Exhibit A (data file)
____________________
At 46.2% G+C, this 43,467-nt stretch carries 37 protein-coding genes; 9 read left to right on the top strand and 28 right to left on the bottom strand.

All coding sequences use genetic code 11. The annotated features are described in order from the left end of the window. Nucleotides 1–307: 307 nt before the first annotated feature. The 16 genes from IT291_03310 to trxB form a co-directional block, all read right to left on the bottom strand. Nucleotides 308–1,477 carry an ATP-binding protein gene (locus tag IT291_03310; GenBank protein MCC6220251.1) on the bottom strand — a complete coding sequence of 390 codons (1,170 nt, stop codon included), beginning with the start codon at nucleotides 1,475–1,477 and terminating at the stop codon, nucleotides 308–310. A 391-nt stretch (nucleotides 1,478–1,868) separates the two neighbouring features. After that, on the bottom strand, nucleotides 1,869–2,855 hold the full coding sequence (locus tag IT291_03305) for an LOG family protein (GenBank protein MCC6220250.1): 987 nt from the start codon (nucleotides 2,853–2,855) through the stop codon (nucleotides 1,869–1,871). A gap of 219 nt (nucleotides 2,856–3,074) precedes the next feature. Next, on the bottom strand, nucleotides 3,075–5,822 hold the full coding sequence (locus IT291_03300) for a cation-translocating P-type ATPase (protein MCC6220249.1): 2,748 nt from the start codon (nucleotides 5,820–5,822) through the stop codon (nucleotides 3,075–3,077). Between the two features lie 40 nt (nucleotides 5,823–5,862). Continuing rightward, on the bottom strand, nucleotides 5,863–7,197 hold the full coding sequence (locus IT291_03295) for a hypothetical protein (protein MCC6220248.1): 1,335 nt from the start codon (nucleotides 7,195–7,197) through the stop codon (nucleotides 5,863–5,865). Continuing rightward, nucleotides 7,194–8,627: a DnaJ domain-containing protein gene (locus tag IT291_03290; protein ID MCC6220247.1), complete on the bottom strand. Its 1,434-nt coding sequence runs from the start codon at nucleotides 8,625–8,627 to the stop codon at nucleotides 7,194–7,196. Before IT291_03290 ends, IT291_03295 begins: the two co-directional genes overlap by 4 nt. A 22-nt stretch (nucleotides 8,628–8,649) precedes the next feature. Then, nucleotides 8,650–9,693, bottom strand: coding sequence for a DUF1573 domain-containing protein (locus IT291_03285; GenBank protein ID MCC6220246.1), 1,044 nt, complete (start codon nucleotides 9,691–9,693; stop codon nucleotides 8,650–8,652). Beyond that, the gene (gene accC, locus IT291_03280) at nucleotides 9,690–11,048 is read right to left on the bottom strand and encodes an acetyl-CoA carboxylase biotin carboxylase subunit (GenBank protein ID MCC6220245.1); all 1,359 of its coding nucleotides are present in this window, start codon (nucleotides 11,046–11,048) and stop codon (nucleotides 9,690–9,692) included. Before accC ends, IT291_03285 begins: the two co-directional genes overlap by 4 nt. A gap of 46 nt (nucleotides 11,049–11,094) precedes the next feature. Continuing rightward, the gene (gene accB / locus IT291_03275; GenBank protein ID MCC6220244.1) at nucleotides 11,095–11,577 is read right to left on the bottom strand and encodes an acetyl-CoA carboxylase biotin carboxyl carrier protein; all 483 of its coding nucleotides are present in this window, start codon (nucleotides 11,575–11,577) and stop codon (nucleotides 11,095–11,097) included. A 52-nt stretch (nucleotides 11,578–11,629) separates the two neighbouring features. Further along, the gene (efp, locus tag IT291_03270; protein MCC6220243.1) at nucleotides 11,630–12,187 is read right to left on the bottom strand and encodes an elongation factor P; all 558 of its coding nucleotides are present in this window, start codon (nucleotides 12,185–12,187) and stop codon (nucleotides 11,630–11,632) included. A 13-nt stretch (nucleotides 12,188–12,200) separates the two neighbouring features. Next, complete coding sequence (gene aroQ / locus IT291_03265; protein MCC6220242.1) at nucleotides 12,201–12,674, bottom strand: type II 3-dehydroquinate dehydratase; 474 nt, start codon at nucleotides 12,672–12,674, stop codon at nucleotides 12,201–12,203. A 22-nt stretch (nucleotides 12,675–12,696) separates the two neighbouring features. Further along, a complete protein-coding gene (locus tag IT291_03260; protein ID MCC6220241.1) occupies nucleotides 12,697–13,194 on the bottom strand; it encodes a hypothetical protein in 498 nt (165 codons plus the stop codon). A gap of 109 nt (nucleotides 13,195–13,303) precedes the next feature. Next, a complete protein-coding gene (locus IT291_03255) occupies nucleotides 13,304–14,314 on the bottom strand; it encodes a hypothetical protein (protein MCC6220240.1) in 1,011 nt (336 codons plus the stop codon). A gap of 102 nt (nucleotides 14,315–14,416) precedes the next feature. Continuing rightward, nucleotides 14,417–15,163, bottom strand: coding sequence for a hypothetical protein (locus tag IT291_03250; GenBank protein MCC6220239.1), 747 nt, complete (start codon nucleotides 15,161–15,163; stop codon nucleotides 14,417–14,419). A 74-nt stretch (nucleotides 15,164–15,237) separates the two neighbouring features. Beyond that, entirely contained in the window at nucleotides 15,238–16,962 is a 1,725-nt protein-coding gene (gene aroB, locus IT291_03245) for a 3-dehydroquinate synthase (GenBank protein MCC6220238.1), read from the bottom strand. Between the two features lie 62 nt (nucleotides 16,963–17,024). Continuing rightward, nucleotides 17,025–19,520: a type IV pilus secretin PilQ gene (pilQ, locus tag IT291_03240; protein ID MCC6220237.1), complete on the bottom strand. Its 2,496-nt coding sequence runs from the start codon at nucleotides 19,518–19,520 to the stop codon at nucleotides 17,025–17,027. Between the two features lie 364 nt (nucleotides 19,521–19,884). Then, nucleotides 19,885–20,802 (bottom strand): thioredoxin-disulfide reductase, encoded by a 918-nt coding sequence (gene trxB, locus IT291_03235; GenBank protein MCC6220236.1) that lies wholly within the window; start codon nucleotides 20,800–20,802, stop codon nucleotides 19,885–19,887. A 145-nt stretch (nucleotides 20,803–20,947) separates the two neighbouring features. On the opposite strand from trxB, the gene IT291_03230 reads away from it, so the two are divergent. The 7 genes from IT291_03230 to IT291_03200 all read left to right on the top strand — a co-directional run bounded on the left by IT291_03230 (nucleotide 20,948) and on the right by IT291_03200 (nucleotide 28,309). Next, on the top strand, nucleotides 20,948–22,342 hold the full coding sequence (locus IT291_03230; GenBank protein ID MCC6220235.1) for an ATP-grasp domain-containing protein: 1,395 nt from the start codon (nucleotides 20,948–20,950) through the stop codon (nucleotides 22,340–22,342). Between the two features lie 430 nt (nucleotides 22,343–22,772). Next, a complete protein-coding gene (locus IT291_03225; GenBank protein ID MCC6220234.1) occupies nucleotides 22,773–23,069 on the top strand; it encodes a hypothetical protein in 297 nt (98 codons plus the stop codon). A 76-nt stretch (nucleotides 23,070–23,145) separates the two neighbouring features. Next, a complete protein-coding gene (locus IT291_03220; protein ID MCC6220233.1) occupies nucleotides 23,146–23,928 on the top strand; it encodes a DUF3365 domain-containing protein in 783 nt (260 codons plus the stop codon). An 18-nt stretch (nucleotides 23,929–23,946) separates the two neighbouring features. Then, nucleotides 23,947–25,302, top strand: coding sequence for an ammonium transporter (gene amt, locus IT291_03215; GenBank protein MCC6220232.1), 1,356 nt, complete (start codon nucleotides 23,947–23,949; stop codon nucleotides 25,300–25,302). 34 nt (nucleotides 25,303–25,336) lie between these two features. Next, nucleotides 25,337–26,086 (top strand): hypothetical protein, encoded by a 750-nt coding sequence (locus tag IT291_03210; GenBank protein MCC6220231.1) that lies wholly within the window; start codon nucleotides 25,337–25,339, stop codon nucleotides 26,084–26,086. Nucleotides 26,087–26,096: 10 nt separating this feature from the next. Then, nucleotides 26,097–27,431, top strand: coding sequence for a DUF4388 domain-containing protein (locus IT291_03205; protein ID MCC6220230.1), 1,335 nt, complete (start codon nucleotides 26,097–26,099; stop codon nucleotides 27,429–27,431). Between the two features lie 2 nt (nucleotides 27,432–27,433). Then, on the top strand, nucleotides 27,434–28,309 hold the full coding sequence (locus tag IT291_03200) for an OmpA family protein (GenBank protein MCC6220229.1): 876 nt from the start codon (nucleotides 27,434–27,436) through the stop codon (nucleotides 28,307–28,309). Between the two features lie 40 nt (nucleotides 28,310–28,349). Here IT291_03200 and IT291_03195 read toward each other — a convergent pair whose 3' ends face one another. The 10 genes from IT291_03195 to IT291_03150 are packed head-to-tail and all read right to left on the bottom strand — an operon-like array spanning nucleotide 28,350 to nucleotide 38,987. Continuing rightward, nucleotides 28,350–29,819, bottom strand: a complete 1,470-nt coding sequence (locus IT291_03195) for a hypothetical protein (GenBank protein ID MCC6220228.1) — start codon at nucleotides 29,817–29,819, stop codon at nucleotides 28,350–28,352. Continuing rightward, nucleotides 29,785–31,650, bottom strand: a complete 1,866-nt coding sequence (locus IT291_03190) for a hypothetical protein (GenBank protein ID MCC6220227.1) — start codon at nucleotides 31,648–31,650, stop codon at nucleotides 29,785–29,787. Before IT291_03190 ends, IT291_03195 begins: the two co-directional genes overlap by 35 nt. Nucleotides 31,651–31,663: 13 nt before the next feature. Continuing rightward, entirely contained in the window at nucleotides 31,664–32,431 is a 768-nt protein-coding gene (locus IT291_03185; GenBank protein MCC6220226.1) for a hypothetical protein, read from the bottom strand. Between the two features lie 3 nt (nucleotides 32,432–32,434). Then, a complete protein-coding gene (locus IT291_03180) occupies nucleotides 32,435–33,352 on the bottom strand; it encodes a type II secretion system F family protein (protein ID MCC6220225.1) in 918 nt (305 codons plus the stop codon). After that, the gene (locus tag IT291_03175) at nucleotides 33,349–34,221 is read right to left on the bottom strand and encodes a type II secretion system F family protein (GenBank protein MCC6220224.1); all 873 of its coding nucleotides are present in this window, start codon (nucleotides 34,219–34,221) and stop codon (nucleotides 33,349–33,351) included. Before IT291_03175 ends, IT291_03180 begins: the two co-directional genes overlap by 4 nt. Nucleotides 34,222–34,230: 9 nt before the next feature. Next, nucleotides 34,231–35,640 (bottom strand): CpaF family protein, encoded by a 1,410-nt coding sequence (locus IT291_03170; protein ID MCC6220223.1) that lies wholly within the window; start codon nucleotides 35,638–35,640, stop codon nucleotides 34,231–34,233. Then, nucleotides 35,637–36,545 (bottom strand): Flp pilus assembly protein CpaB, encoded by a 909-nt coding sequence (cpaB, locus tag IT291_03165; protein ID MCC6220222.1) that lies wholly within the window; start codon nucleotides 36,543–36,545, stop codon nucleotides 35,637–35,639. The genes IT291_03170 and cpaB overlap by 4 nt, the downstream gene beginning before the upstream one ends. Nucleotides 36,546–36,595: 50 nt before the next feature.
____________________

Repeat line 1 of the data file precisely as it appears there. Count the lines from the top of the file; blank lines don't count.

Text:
At 46.2% G+C, this 43,467-nt stretch carries 37 protein-coding genes; 9 read left to right on the top strand and 28 right to left on the bottom strand.